Certificate of entitlement (COE) premiums ended mostly higher at the latest tender yesterday as renewed buying interest fanned bidding.
COE prices for cars up to 1,600cc and 130bhp rose by 2.3 per cent to finish at $57,498, and that for cars above 1,600cc or 130bhp climbed 2.2 per cent to end at $62,140.
Premiums for Open COE, which can be used for any vehicle but ends up mainly for bigger cars, shot up by 5.4 per cent to close at $61,001.
It's not going to last. In the long term, more COEs will come and prices will drop again.
MR NEO NAM HENG, chairman of the Prime group of motor companies, on the rebound
Industry players said a sizeable drop in prices last month had drawn more people to showrooms. Car COE premiums had each fallen by more than $10,000 from June.
Said Motor Traders Association president Glenn Tan: "There's been a lot of buying interest since last month. But I believe that as long as the COE supply continues to grow, prices should trend downwards in the long run."
Mr Tan however, said the fall would be gradual and that a crash is unlikely in the near term: "I don't expect prices to halve by the end of the year."
Mr Neo Nam Heng, chairman of the Prime group of motor companies, said: "This is a normal rebound. After so many rounds of price drops, it is natural for buyers to be pulled to showrooms.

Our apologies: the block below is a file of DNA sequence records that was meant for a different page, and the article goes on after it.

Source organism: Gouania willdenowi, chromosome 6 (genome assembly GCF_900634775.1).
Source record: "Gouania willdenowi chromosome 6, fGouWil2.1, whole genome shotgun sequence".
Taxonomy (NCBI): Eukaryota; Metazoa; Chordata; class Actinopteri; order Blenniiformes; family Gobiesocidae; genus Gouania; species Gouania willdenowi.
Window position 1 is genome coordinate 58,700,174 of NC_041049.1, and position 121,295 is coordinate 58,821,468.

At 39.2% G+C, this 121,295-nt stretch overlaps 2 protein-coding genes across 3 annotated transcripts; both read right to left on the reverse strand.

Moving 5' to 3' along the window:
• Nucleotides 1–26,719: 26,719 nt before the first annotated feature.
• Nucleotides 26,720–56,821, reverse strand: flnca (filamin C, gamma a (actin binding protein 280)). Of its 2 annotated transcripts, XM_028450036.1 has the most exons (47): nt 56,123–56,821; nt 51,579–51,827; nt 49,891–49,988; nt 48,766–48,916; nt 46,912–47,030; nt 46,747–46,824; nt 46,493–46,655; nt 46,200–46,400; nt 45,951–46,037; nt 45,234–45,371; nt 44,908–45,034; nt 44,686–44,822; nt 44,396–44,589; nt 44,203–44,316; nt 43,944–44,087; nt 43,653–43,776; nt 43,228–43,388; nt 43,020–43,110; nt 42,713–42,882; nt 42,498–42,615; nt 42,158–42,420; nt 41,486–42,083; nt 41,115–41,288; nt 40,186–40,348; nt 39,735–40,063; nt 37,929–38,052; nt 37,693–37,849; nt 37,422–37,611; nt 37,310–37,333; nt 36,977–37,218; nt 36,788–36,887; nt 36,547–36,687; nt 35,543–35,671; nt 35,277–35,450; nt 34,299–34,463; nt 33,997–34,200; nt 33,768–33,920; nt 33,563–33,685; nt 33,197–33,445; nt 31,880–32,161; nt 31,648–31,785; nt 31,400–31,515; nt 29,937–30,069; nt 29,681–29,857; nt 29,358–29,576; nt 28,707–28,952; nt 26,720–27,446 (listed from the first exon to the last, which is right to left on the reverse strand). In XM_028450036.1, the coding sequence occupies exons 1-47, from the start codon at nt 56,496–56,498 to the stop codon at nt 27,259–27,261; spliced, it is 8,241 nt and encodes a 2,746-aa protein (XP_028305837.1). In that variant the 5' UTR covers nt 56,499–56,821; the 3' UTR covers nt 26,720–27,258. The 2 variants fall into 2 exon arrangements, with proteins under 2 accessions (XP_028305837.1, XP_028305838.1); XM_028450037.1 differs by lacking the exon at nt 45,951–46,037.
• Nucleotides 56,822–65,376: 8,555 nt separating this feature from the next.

"But it's not going to last. In the long term, more COEs will come and prices will drop again."
Next year's COE quota is expected to hit 100,000 - up from around 70,000 this year.
Meanwhile, the commercial vehicle COE price fell by 5.7 per cent to close at a 13-month low of $46,501 yesterday. Dealers said this was primarily because the enhanced Early Turnover Scheme had just kicked in.
The scheme encourages businesses to replace old, polluting diesel vehicles with new ones at subsidised rates. Buyers who subscribe to the scheme also need not bid for a fresh COE. The premium for motorcycles dipped by 1.4 per cent to finish at a five-month low of $6,112.